Thursday, November 4, 2010

Metaphorical Journeys

Photo by Shayne Gray

Being a human is such a bizarre thing sometimes. Being able to go so far beyond just 'being' and into the realm of thinking and processing and planning and dwelling and analyzing and even over-analyzing is a hardship sometimes. From the day we are born, there is so much pressure on us to 'be' a certain way, and we are so oblivious to this that its crazy. Inevitably, something happens along the way which causes us to start becoming aware that this bubble we have been brought up in is mighty thin, and then pop; and there's no going back. Or is there?

I thought I was happy enough growing up, going through middle school, high school, college and entering the work force - this is what everyone did, and I wasn't about to stray from the ordained, 'proper' pathway, because I was too afraid. Even though the entire timeline of this existence of mine felt invariably wrong. I was putting on smiles all over the place, but was going through some major motions all along. I couldn't even giggle with the girls naturally, for fear I was giggling incorrectly. Minute by minute was truly just comparison by comparison. There was no such thing as peace, let alone peace within myself, within my own existence. All I knew was that there was something wrong with me.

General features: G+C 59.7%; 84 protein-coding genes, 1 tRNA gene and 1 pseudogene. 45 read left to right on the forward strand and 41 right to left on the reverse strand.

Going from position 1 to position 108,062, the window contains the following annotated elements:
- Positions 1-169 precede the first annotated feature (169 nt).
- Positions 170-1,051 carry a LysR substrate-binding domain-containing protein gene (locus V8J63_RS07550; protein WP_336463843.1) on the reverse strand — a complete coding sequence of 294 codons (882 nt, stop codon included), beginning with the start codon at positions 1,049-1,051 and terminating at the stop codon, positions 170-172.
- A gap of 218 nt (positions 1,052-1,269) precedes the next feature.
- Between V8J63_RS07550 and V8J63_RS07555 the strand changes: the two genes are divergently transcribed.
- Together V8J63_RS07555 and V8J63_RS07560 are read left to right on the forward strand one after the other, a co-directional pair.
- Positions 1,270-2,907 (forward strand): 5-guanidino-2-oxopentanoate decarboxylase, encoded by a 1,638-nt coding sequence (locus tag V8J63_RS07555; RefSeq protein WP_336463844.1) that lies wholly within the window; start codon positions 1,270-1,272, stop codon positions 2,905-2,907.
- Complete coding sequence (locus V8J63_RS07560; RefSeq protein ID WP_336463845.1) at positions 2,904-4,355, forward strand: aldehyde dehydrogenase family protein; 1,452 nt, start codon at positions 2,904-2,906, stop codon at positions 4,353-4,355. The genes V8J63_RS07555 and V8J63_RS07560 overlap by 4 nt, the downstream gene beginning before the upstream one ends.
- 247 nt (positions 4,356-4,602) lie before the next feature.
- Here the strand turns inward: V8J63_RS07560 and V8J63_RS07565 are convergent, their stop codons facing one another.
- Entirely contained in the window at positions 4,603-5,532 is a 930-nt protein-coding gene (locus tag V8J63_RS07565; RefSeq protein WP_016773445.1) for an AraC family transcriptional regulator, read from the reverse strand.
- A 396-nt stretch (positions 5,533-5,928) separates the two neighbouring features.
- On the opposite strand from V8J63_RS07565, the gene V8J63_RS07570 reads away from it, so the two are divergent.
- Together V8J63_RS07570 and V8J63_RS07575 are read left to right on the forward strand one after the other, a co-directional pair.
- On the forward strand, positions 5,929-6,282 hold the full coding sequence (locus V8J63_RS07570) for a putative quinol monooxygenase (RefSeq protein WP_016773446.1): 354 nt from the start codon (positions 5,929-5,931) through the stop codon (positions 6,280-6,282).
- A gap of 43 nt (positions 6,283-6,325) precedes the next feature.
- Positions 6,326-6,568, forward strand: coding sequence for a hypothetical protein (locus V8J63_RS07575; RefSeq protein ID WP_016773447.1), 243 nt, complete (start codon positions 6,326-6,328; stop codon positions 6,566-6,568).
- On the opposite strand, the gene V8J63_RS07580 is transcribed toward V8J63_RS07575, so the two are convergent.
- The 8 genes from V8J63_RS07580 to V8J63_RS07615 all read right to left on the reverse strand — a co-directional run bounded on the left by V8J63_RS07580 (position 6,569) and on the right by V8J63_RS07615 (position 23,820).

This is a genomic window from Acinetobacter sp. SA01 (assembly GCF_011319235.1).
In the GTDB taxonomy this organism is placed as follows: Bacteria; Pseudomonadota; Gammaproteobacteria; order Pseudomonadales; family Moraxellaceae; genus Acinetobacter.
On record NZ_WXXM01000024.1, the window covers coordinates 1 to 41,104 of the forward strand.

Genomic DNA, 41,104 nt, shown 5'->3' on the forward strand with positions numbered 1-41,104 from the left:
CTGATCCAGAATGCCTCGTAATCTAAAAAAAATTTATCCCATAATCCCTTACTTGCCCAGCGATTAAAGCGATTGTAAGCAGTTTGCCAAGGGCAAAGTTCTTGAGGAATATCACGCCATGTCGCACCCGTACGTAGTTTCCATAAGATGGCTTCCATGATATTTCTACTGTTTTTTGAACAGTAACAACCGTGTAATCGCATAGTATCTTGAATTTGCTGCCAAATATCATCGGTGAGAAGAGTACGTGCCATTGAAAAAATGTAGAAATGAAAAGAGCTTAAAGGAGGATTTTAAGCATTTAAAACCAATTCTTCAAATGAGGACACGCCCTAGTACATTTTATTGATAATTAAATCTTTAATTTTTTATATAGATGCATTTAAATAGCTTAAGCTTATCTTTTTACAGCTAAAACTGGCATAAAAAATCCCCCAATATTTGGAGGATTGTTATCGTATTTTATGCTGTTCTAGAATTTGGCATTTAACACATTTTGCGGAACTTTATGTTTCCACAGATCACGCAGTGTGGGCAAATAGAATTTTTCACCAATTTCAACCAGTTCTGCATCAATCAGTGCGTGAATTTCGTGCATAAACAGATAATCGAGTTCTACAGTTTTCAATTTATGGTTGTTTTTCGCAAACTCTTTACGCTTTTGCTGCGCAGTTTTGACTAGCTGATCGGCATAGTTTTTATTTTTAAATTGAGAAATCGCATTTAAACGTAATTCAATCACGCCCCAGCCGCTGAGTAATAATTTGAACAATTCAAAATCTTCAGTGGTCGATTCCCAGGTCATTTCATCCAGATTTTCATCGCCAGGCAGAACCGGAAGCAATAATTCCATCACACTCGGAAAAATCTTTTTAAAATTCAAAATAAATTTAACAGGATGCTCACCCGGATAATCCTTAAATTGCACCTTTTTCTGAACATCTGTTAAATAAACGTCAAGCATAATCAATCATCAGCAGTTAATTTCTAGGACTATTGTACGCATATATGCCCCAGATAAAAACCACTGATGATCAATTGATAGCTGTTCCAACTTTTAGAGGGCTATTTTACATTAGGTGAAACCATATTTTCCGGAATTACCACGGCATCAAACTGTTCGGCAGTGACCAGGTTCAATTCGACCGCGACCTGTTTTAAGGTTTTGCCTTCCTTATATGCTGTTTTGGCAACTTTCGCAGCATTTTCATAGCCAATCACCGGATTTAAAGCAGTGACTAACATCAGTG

Decades of feeling, knowing, that it was me that had the problem. I prided myself on being two steps ahead of everyone else because I knew what looked stupid, and I stayed away from the 'stupid' so painstakingly, that I could not see that no one was judging me, as everyone else was too busy judging themselves to be concerned with the quiet, fat redhead in the corner. What I thought was being steps ahead of everyone else, was in fact being miles and miles behind.

After a quarter of a century of pretences, I read a book that popped that bubble so fast, so explosively, and that was it. Ishmael by Daniel Quinn. I won't go into details about the book itself, and in fact, this book has nothing at all to do with the personal plight of a young, disturbed (read: normal) woman. What it did was alert to me that there was something bigger out there then my muddled head, and that there were larger problems to be woken up to.

Though this may sound like a wonderful, enlightening moment, it wasn't. Though pivotal, it was terrifying, almost too much to take in. There is a lot of weight and burden out there, outside of our delicate bubble, and there is no amount of preparation any school can do to ready us for this. It's a realization most of us will come to eventually, but all we can be prepared for is feeling small, and likely beyond helpless, until we start to figure it all out; until we start to see that the beauty lies in simply being able to 'be'.